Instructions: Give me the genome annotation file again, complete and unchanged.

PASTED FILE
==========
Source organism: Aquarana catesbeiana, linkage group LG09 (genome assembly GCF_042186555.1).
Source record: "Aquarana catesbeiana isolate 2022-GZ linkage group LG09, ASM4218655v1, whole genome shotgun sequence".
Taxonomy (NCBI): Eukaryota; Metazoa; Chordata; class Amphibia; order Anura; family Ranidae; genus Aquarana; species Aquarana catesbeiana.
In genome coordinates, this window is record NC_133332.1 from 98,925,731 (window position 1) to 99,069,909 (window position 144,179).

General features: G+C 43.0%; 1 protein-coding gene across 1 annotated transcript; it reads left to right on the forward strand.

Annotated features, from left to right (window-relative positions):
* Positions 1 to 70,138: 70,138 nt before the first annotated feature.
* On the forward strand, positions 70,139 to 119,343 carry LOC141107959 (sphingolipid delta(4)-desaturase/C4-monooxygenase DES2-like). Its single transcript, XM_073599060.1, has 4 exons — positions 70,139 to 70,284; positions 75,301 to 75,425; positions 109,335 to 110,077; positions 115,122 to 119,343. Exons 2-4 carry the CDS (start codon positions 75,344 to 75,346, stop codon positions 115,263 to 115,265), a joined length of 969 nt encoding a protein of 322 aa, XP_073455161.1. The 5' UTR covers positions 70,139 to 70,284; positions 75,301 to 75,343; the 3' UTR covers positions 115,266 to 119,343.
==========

Source organism: Aquarana catesbeiana, linkage group LG09 (genome assembly GCF_042186555.1).
Source record: "Aquarana catesbeiana isolate 2022-GZ linkage group LG09, ASM4218655v1, whole genome shotgun sequence".
Taxonomy (NCBI): Eukaryota; Metazoa; Chordata; class Amphibia; order Anura; family Ranidae; genus Aquarana; species Aquarana catesbeiana.
In genome coordinates, this window is record NC_133332.1 from 98,925,731 (window position 1) to 99,069,909 (window position 144,179).

General features: G+C 43.0%; 1 protein-coding gene across 1 annotated transcript; it reads left to right on the forward strand.

Annotated features, from left to right (window-relative positions):
* Positions 1 to 70,138: 70,138 nt before the first annotated feature.
* On the forward strand, positions 70,139 to 119,343 carry LOC141107959 (sphingolipid delta(4)-desaturase/C4-monooxygenase DES2-like). Its single transcript, XM_073599060.1, has 4 exons — positions 70,139 to 70,284; positions 75,301 to 75,425; positions 109,335 to 110,077; positions 115,122 to 119,343. Exons 2-4 carry the CDS (start codon positions 75,344 to 75,346, stop codon positions 115,263 to 115,265), a joined length of 969 nt encoding a protein of 322 aa, XP_073455161.1. The 5' UTR covers positions 70,139 to 70,284; positions 75,301 to 75,343; the 3' UTR covers positions 115,266 to 119,343.